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The Comedian

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New English Library, London, 1970
(first published in the USA by Gold Medal Books, 1953)
price: 5/- (25p); 128 pages

The blurb on the back:

The laugh was on Joey - the multi-million dollar TV sensation.
Joey French was TV's most popular comedian - his ratings were always top. Joey was the clown that everyone loved.
But there was another Joey, the one his fans didn't see. The Joey that was a nervous wreck when the show finished. The Joey that had problems with drink and women that were to lead to a shocking tragedy.
Morton Cooper - famed author of
The King and The Love Survey - turns his spotlight on the fake glamour and phoney loyalties of the TV and shobiz world in this frighteningly authentic novel written prior to The King.

opening lines:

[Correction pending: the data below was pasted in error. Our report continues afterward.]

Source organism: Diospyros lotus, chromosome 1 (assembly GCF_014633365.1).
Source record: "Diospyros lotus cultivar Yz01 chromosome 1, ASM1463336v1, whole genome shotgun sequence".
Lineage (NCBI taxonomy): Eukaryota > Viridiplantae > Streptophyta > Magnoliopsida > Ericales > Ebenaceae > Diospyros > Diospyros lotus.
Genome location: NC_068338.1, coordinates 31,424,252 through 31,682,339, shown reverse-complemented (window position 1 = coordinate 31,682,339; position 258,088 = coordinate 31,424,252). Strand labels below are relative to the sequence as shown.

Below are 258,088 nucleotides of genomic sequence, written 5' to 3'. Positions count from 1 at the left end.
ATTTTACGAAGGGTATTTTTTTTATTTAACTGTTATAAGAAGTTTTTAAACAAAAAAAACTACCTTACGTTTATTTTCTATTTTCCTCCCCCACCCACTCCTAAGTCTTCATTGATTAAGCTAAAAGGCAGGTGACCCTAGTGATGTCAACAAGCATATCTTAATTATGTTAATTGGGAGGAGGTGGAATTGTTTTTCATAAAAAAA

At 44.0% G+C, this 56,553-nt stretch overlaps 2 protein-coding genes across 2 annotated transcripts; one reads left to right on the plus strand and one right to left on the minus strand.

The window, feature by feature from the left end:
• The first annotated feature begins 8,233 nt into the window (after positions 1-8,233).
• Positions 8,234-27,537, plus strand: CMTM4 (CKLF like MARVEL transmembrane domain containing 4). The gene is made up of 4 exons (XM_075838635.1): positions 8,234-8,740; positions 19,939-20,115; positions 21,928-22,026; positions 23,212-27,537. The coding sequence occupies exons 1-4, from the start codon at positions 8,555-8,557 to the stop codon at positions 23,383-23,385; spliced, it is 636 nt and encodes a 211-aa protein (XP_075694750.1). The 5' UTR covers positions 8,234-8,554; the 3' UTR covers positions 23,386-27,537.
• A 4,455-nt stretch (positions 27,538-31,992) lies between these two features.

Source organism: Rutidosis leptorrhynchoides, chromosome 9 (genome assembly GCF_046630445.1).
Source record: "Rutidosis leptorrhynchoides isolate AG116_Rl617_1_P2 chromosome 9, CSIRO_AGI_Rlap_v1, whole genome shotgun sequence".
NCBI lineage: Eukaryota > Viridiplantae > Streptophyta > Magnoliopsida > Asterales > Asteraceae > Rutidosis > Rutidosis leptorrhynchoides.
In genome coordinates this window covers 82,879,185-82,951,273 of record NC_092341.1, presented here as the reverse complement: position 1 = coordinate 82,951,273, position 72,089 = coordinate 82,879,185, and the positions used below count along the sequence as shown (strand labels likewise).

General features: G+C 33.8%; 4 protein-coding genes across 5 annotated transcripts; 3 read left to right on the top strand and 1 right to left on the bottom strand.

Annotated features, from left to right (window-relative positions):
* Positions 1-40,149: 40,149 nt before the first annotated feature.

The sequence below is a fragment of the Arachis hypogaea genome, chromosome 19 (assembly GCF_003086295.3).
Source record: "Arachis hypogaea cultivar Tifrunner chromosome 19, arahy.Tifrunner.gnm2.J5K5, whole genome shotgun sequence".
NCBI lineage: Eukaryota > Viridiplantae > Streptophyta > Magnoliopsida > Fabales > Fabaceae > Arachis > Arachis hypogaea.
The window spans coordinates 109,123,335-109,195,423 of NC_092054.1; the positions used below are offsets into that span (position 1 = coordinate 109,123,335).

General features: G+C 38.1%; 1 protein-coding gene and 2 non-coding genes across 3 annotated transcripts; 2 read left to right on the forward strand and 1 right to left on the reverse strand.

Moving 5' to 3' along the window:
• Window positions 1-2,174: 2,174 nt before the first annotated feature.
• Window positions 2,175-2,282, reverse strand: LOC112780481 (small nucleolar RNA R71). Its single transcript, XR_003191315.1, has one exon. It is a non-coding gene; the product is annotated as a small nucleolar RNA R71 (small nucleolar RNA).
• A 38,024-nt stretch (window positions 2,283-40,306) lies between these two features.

He sat at the bar on the fast moving train and watched the sun-parched fields clattering by the window.

I know those Gold Medal novels from the 1950s have a devoted following in the States, but I have to say that their appeal passes me by entirely. And I'm even more puzzled by the idea that a British publisher would pick up on them nearly two decades later and reprint them as though they're of any value. Still, that's exactly what NEL did, and here's a novel that must seemed crap in 1953 re-appearing in 1970 when it would have been even worse, and being reviewed here 32 years later, when there's definitely nothing left worth preserving. I apologize for wasting your time.

But, having got this far, take a moment to admire the skill of the blurb-writer. Makes the book sound like it might almost be worth reading. Don't be fooled - it isn't.

not like that
Morton Cooper


from the maker of:
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The Star-Cross System